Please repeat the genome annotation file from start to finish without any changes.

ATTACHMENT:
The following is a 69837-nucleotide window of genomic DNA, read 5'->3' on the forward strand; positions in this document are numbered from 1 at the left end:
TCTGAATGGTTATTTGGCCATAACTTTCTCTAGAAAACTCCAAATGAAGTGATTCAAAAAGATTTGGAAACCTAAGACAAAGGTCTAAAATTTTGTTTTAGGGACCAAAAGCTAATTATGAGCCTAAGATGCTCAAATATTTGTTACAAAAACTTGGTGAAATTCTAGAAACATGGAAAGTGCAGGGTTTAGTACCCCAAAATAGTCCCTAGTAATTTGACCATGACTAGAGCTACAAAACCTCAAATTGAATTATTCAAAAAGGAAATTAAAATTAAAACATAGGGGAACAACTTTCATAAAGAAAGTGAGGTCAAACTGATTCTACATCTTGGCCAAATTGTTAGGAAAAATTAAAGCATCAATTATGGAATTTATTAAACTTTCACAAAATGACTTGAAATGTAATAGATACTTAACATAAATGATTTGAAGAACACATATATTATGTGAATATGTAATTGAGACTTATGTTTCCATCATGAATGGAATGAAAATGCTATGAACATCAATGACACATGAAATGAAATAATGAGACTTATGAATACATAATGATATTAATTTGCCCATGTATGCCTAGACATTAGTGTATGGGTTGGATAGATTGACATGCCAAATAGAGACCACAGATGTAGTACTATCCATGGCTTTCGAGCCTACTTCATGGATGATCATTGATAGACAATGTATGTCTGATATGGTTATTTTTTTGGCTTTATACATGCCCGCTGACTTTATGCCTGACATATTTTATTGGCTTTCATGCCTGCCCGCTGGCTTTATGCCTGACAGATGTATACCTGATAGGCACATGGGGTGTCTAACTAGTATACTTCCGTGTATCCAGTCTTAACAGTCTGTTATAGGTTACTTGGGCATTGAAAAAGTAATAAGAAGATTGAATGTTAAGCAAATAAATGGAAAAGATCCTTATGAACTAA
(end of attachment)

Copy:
The following is a 69837-nucleotide window of genomic DNA, read 5'->3' on the forward strand; positions in this document are numbered from 1 at the left end:
TCTGAATGGTTATTTGGCCATAACTTTCTCTAGAAAACTCCAAATGAAGTGATTCAAAAAGATTTGGAAACCTAAGACAAAGGTCTAAAATTTTGTTTTAGGGACCAAAAGCTAATTATGAGCCTAAGATGCTCAAATATTTGTTACAAAAACTTGGTGAAATTCTAGAAACATGGAAAGTGCAGGGTTTAGTACCCCAAAATAGTCCCTAGTAATTTGACCATGACTAGAGCTACAAAACCTCAAATTGAATTATTCAAAAAGGAAATTAAAATTAAAACATAGGGGAACAACTTTCATAAAGAAAGTGAGGTCAAACTGATTCTACATCTTGGCCAAATTGTTAGGAAAAATTAAAGCATCAATTATGGAATTTATTAAACTTTCACAAAATGACTTGAAATGTAATAGATACTTAACATAAATGATTTGAAGAACACATATATTATGTGAATATGTAATTGAGACTTATGTTTCCATCATGAATGGAATGAAAATGCTATGAACATCAATGACACATGAAATGAAATAATGAGACTTATGAATACATAATGATATTAATTTGCCCATGTATGCCTAGACATTAGTGTATGGGTTGGATAGATTGACATGCCAAATAGAGACCACAGATGTAGTACTATCCATGGCTTTCGAGCCTACTTCATGGATGATCATTGATAGACAATGTATGTCTGATATGGTTATTTTTTTGGCTTTATACATGCCCGCTGACTTTATGCCTGACATATTTTATTGGCTTTCATGCCTGCCCGCTGGCTTTATGCCTGACAGATGTATACCTGATAGGCACATGGGGTGTCTAACTAGTATACTTCCGTGTATCCAGTCTTAACAGTCTGTTATAGGTTACTTGGGCATTGAAAAAGTAATAAGAAGATTGAATGTTAAGCAAATAAATGGAAAAGATCCTTATGAACTAA